# 4.4.2: Permutations with Similar Elements

- Page ID
- 11507

Learning Objectives

In this section you will learn to

- Count the number of possible permutations when there are repeated items

In this section we will address the following problem.

- In how many different ways can the letters of the word MISSISSIPPI be arranged?

This is an example of Permutations with Similar Elements.

## Permutations with Similar Elements

Let us determine the number of distinguishable permutations of the letters ELEMENT.

Suppose we make all the letters different by labeling the letters as follows.

\[E_1LE_2ME_3NT \nonumber\]

Since all the letters are now different, there are 7! different permutations.

Let us now look at one such permutation, say

\[LE_1ME_2NE_3T \nonumber\]

Suppose we form new permutations from this arrangement by only moving the E's. Clearly, there are 3! or 6 such arrangements. We list them below.

\begin{aligned} &\mathrm{LE}_{1} \mathrm{ME}_{2} \mathrm{NE}_{3} \\

&\mathrm{LE}_{1} \mathrm{ME}_{3} \mathrm{NE}_{2} \\

&\mathrm{LE}_{2} \mathrm{ME}_{1} \mathrm{NE}_{3} \mathrm{T} \\

&\mathrm{LE}_{2} \mathrm{ME}_{3} \mathrm{NE}_{1} \mathrm{T} \\

&\mathrm{LE}_{3} \mathrm{ME}_{2} \mathrm{NE}_{1} \mathrm{T} \\

& \mathrm{LE}_{3} \mathrm{ME}_{I} \mathrm{NE}_{2} \mathrm{T} \end{aligned}

Because the E's are not different, there is only one arrangement LEMENET and not six. This is true for every permutation.

Let us suppose there are n different permutations of the letters ELEMENT.

Then there are \(n \cdot 3!\) permutations of the letters \(E_1LE_2ME_3NT\).

But we know there are 7! permutations of the letters \(E_1LE_2ME_3NT\).

Therefore, \(n \cdot 3! = 7!\)

Or \(n = \frac{7!}{3!}\).

This gives us the method we are looking for.

Definition: Permutations with Similar Elements

The number of permutations of n elements taken \(n\) at a time, with \(r_1\) elements of one kind, \(r_2\) elements of another kind, and so on, is

\[\frac{n !}{r_{1} ! r_{2} ! \ldots r_{k} !} \]

Example \(\PageIndex{3}\)

Find the number of different permutations of the letters of the word MISSISSIPPI.

**Solution**

The word MISSISSIPPI has 11 letters. If the letters were all different there would have been 11! different permutations. But MISSISSIPPI has 4 S's, 4 I's, and 2 P's that are alike.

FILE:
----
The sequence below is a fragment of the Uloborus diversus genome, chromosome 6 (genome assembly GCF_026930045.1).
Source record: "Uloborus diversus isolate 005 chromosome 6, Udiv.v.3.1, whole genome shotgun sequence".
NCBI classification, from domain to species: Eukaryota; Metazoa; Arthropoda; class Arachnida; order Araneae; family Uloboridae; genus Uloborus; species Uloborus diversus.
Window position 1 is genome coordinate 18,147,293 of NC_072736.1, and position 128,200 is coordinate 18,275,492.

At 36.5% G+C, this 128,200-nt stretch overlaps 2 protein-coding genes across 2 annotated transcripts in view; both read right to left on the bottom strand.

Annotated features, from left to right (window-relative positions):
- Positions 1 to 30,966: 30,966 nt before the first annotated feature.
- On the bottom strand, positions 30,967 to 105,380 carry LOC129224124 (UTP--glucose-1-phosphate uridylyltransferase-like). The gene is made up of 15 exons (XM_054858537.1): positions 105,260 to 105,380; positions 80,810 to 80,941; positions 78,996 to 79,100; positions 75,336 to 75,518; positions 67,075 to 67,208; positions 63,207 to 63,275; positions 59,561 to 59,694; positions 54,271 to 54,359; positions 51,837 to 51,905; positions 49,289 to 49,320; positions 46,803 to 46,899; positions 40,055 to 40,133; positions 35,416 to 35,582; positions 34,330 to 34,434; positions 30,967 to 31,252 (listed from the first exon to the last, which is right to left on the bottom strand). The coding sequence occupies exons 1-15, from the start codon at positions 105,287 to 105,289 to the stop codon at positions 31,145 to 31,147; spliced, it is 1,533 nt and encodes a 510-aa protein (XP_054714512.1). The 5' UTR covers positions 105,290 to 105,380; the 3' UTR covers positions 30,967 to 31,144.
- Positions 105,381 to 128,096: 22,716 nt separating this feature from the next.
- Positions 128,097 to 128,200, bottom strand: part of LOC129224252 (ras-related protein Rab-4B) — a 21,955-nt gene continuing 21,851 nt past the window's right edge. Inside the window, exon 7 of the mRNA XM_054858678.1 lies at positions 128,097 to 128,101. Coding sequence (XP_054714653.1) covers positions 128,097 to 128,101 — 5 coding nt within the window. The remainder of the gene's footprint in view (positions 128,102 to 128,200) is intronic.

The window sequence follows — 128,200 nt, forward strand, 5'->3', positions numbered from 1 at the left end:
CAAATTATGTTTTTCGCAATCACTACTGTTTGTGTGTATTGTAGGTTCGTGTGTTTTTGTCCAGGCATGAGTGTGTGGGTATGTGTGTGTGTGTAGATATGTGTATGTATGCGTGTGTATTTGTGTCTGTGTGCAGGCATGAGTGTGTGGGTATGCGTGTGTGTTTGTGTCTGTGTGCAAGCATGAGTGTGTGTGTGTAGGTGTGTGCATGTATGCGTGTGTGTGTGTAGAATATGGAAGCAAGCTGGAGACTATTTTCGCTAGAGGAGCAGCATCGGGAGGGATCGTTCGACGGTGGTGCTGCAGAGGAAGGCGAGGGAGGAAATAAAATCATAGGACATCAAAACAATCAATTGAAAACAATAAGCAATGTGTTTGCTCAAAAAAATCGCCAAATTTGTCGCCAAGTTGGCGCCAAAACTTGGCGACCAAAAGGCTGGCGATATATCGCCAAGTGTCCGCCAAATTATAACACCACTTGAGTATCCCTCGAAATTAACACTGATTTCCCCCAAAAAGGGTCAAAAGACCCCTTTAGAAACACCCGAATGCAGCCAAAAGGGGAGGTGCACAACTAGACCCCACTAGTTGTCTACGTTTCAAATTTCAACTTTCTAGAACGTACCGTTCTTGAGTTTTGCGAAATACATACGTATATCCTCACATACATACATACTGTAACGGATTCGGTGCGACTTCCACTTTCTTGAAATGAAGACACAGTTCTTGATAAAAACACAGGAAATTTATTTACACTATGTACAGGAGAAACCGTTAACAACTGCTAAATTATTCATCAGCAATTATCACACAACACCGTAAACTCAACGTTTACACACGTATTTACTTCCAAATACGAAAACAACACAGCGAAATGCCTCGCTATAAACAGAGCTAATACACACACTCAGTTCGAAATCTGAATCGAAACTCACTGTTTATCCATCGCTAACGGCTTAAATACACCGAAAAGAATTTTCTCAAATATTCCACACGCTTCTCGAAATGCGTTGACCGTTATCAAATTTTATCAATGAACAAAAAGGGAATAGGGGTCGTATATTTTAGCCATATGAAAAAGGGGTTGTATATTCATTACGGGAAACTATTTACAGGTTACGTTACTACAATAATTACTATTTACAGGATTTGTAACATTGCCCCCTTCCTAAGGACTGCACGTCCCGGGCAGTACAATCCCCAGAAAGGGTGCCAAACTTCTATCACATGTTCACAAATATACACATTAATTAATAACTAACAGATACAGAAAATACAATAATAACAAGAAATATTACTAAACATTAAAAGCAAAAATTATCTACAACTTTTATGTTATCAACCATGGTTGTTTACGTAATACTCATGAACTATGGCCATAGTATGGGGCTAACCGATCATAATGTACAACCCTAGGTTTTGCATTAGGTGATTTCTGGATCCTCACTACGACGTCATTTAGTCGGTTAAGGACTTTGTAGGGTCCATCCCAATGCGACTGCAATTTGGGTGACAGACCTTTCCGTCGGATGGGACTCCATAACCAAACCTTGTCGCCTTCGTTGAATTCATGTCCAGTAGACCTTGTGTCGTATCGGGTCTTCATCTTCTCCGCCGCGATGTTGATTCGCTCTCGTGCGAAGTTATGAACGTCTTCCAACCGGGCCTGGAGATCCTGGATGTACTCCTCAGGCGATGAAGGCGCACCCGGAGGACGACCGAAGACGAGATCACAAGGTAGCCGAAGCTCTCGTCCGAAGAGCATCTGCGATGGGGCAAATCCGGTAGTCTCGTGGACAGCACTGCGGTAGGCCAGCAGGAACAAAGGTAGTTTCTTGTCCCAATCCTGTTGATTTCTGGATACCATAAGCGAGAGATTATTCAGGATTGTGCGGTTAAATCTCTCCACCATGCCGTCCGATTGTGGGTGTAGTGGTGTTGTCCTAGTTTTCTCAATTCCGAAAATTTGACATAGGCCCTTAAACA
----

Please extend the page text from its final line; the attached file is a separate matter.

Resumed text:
So the answer is \(\frac{11!}{4!4!2!} = 34,650\).

Example \(\PageIndex{4}\)

If a coin is tossed six times, how many different outcomes consisting of 4 heads and 2 tails are there?

**Solution**

Again, we have permutations with similar elements.

We are looking for permutations for the letters HHHHTT.

The answer is \(\frac{6!}{4!2!} = 15\).

Example \(\PageIndex{5}\)

In how many different ways can 4 nickels, 3 dimes, and 2 quarters be arranged in a row?

**Solution**

Assuming that all nickels are similar, all dimes are similar, and all quarters are similar, we have permutations with similar elements. Therefore, the answer is

\[\frac{9 !}{4 ! 3 ! 2 !}=1260 \nonumber\]

Example \(\PageIndex{6}\)

A stock broker wants to assign 20 new clients equally to 4 of its salespeople. In how many different ways can this be done?

**Solution**

This means that each sales person gets 5 clients. The problem can be thought of as an ordered partitions problem. In that case, using the formula we get

\[\frac{20 !}{5 ! 5 ! 5 ! 5 !}=11,732,745,024 \nonumber\]

Example \(\PageIndex{7}\)

A shopping mall has a straight row of 5 flagpoles at its main entrance plaza. It has 3 identical green flags and 2 identical yellow flags. How many distinct arrangements of flags on the flagpoles are possible?

**Solution**

The problem can be thought of as distinct permutations of the letters GGGYY; that is arrangements of 5 letters, where 3 letters are similar, and the remaining 2 letters are similar:

\[ \frac{5 !}{3 ! 2 !} = 10 \nonumber\]

Just to provide a little more insight into the solution, we list all 10 distinct permutations:

GGGYY, GGYGY, GGYYG, GYGGY, GYGYG, GYYGG, YGGGY, YGGYG, YGYGY, YYGGG

We summarize.

Summary

**Permutations with Similar Elements**

The number of permutations of n elements taken n at a time, with \(r_1\) elements of one kind, \(r_2\) elements of another kind, and so on, such that \(\mathrm{n}=\mathrm{r}_{1}+\mathrm{r}_{2}+\ldots+\mathrm{r}_{\mathrm{k}}\) is

\[\frac{n !}{r_{1} ! r_{2} ! \dots r_{k} !} \nonumber\]

This is also referred to as **ordered partitions**.